where I lay, spooked by the air waves.
The sea would never be the same
and the people, the people.
Farewell to the School House
Iron on iron scrape, squeak of the spring
the gate swings and I’m in
adjusting my stride to the paving stones’ short-legged gap
and my eyes to the handkerchief size of the pool.
Shouts and waves and their names
floating into my mind: Linda and Sally
who had a go at every game,
charged for that oblong ball;
played all the parts
in the boundary pine huts,
the resin that stuck to our skin
— toughing our girlhoods out.
My mates. We wore tracks on the earth
with our sprints – let loose each day
into the gullies and distances,
light frames on light foundations.
A bell resounds and the school house
is ready to roll, to be raised to the bed of a lorry
escorted out to the highway
rocking its timbers and flashing its windows
and stalling the lanes to a crawl.
for Jane Duran
The long straight roads
crossing the plains, fences
staking the distance, a distance
that has never been straight –
the way back or the way to
– horizons open and close, open and close,
the wipers swing snow drift from the screen.
Softening lines, freighting the windbreak trees;
a musky earth-scent not yet risen –
the wide openness I drive out into
the where to live, how to live
unresolved as ever.
While the Light Lasts
To reach the small town
while the light lasts
before the freeze
sets black ice on the road
or a stag, driven down
from its high place
by hunger, looms
in the headlight and I’m
not to mistake
(as I have often done)
freedom for safety
as the dark
blankets a farm house
marries into the land
nothing to withstand it
– the going, the gone.
The Roost Trees
Two shaggy old macrocarpas
break into morning song, the birds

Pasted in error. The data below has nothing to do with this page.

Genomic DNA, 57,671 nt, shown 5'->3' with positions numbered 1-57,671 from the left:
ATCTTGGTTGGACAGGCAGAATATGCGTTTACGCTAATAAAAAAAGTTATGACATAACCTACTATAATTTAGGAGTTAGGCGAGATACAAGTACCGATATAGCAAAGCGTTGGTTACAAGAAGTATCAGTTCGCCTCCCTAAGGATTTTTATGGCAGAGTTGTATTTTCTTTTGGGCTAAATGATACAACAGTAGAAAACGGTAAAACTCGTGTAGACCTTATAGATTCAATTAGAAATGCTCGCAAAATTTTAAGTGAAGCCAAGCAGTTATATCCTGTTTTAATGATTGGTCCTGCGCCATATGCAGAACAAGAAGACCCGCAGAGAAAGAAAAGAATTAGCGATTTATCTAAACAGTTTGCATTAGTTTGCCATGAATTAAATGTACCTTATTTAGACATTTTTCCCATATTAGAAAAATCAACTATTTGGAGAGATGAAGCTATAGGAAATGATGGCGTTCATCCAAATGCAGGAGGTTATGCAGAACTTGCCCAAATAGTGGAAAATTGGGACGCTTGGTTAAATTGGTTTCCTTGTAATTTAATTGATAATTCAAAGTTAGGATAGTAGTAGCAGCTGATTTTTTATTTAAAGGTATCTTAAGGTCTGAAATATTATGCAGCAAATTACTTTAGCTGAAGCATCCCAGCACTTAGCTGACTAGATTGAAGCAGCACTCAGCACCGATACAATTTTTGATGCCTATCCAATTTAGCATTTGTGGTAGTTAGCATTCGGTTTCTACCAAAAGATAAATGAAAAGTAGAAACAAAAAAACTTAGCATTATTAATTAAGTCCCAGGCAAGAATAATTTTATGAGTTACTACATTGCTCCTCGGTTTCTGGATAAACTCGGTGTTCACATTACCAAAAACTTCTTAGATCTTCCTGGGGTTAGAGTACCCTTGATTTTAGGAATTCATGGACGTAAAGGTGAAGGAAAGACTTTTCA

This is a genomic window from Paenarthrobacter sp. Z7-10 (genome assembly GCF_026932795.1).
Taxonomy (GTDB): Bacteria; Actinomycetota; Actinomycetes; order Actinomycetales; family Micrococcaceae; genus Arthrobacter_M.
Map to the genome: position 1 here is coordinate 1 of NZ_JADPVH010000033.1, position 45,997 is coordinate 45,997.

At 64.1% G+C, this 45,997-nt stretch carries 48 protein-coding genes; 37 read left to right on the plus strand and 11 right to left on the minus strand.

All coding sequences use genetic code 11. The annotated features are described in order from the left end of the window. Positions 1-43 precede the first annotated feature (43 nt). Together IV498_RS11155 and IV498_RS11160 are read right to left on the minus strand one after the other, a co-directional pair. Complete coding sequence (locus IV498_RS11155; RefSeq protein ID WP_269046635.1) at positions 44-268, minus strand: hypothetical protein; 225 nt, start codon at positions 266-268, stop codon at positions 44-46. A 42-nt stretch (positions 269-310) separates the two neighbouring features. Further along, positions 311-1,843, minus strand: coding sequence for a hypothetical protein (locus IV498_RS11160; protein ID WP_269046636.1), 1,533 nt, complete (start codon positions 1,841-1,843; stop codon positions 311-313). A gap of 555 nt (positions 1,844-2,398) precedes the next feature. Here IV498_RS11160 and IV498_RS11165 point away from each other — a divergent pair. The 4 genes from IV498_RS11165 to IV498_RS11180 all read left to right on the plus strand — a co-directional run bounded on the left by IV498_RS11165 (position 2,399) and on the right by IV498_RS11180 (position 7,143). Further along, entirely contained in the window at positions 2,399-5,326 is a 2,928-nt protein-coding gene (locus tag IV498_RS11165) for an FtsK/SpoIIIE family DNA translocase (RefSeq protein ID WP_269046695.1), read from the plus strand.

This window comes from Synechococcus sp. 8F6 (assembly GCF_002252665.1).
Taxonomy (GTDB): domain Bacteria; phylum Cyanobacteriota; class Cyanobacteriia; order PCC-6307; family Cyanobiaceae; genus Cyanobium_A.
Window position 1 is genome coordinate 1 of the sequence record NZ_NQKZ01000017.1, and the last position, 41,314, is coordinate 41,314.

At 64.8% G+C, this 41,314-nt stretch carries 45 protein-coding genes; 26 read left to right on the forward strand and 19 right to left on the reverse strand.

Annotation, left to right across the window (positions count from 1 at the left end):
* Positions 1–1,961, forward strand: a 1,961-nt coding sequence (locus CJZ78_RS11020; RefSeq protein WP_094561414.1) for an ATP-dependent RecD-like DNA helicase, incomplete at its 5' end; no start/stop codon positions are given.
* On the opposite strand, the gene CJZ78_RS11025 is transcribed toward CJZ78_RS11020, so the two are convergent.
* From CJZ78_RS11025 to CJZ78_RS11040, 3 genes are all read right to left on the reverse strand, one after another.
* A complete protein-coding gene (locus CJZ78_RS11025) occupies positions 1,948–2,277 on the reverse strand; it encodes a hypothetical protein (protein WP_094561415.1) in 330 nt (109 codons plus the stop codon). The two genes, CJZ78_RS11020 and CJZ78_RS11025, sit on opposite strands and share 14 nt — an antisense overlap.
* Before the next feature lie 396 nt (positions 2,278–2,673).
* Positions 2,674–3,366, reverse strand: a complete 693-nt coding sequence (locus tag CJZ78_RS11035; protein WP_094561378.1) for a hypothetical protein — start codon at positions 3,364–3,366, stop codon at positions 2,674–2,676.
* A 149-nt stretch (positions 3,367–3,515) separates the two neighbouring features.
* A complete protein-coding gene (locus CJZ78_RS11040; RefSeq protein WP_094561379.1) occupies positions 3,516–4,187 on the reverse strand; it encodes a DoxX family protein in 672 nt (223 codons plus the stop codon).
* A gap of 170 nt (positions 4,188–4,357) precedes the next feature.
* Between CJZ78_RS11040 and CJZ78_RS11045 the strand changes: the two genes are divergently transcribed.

having sheltered the night freeze
one body to another in a hug of green;
come spring, they will claim their territories
but we’re not there yet.
The big red mail truck out on its rounds
travelling miles between houses
and as if harsh weather worked like a burnish
the sky freshly minted, the pitched roofs glitter
facets of snow with the spark of opal.
It’s this southern light that knows me
I can’t hide in the gaze of it
though I’m claimed by the distance
– leaving home long enough to be a stranger
sets a yearning in motion, life-long
so they say, while those who stay
never think of home
a morning like this between seasons
exposed as the ridge line in the west
and across that span to meet half-way.
The roost trees breasting with call,
call and response – hurries
with a kind of happiness, a coming
round, a coming to.
After it was over
you went about in a restless haze
hurting to know
life still flickered
in those months
the world shouldered its load
neither asleep nor yet awake
you followed your shadow into her shadow
numb and with vines
wrapping your arms and ankles
walked the entanglement
into the streets and hills and valleys
the voices making their judgment again
and again until you were infamous
even to the stars and the rain.
You hollowed yourself to the ‘After’
where music comes faint to the ear
you hosted the demons of death
till the world ran its course
breath followed breath
gravity came to the fray
gave way to something
and you slept.
First published takahe 87